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Favorable weather bringing more people to golf courses than a year ago

Heritage Pines Country Club in Pasco County, looking healthy in 2008, hopes it can bounce back to that state this year after it was hurt by abnormally poor weather in the winters of 2009 and ’10, and at the start of this winter.

Times files (2008)

Heritage Pines Country Club in Pasco County, looking healthy in 2008, hopes it can bounce back to that state this year after it was hurt by abnormally poor weather in the winters of 2009 and ’10, and at the start of this winter.

At this time last year, not only was the economy wreaking havoc on the bottom line of Tampa Bay area courses, but the weather wasn't cooperating, either. Even if golfers wanted to play, rain and frost made it difficult. This year, at least the weather has improved. After a rough start to winter, including an abnormally cold December, spring showed up in early February and has brought people out in droves. "December and January (weren't) that great,'' said Jeff Hollis, director of golf at Mangrove Bay Golf Course in St. Petersburg. "February (was) really good. The last half of the month (was) phenomenal." Hollis said the course was on track to be about 1,100 rounds ahead of last February.

In 2010, prolonged cold created frozen fairways and brown rough that not only made bay area courses unplayable for most of the day but unattractive to golfers when they were playable.

In late January last year, some courses in Pasco and Hernando counties had two straight weeks of morning frost. Kevin Burnsworth, head professional at Heritage Pines Country Club in Pasco County, said last year that the frost meant as much as $30,000 lost in a month.

Another hit like that would have been tough to absorb.

"December (2010) was atrocious,'' said Clay Thomas, general manager at Westchase Golf Club in Tampa. "Then January was one of the wettest Januarys on record. We had 101/2 inches of rain in January, which is outrageous.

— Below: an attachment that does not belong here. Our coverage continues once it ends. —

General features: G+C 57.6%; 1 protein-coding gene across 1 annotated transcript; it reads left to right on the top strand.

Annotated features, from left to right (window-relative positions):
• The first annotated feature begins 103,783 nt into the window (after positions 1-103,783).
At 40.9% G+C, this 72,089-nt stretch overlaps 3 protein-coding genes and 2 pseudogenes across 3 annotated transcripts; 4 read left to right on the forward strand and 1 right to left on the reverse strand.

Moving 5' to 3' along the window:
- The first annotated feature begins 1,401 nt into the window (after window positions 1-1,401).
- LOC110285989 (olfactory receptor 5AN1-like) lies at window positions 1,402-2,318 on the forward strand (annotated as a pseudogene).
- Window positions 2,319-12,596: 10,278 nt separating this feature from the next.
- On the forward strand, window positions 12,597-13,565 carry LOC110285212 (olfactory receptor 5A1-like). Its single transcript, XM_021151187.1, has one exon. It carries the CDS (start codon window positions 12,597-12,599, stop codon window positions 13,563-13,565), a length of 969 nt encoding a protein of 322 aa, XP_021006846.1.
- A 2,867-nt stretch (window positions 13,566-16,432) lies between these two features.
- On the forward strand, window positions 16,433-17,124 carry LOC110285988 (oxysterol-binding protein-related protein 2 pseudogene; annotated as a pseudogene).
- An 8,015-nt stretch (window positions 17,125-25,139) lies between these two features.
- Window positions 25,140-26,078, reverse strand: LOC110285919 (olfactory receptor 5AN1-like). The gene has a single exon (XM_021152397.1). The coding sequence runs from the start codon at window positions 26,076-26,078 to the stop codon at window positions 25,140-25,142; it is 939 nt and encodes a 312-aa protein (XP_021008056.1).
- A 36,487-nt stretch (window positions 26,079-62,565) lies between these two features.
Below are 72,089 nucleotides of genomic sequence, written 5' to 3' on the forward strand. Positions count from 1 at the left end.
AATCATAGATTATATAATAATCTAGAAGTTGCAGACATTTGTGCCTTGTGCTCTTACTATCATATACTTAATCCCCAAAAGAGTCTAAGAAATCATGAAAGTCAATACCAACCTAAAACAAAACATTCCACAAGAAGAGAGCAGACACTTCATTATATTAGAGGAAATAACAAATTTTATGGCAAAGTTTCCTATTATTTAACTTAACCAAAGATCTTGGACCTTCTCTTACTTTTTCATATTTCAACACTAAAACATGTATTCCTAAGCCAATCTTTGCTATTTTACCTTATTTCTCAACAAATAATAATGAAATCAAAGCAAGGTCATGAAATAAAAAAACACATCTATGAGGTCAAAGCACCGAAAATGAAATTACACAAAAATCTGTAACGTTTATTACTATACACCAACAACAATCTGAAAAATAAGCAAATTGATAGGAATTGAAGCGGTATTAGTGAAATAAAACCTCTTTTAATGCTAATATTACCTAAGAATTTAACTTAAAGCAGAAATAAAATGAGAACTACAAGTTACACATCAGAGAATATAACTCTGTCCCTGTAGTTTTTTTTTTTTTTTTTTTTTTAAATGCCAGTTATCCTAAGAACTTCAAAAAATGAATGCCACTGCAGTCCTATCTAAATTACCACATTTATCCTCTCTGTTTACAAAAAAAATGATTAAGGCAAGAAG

"But February (was) fabulous.''

In the nick of time

Seven Hills Golfers Club in Spring Hill has shut down once. In summer 2009, ownership closed the course due to lack of play. It reopened in November of that year, but the course wasn't in good shape. Then it had to deal with a hard winter that limited play.

When the cold weather returned in December 2010, director of golf Tim Spangler said a few curse words. If the weather kept golfers away, the course may have had to close for a second time.

"In the beginning we were really wondering whether we were going to keep it open,'' Spangler said. "We were thinking, 'Oh gosh, not another one of these cold winters again.' December was brutal on us, and so was the beginning of January.

"But then (the weather) broke. Now the course is really hopping along. We're going to weather the storm.''

Another season of blank tee sheets would have doomed some of the area's daily-fee courses.

February 2011 will be remembered by some managers as the month that saved their course.

"We are up 1,100 rounds from last February and 440 rounds from last January,'' said Julie Jones, general manager of the Landings Golf Course in Clearwater (formerly known as Clearwater Executive). "That's a lot of rounds. Our summer play still isn't that good, but the winter is way up. If we don't have the weather in the winter, we're in big trouble.''

Better weather, courses

Though the weather brought out golfers, they weren't going to stay if the courses were in rough shape. By having enough warm days, superintendents were able to overseed the courses and get them green in time for the peak spring playing season.

"I think in general the golf courses are in better shape,'' Mangrove Bay's Hollis said. "We're in really good shape. The weather obviously played a big part in that.''

At Westchase, Thomas said it took a little time, but the course is as green as ever.

"Our course is in excellent shape, finally,'' he said. "It wasn't great until the weather turned. It got cool early, like November. The overseed didn't pop until about the second week of February, but now it looks great.''

Is it also the economy?

Not only has the weather been a benefit, but some course managers are seeing a break in the economy. When the economy tanked a few years ago, public and private courses saw a downturn in play and membership.

For the average golfer, it was more important to pay bills than play a round. But golfers appear to be trickling back to the courses.

"There are more people who are looking to play this year than last year,'' Westchase's Thomas said. "I think that's a sign of the economy. The tee sheet is filling up better than last year. We're still not seeing the northerners like we have in past years, but it is up from last year for sure.''

Seven Hills' Spangler is also seeing an increase.

"I'm at about 175 (rounds) per day, which is down but not drastically down,'' Spangler said. "We'd like to be at about 220-225 per day. We're still down, but not as bad as we were.''

Favorable weather bringing more people to golf courses than a year ago 03/02/11 [Last modified: Wednesday, March 2, 2011 9:44pm]
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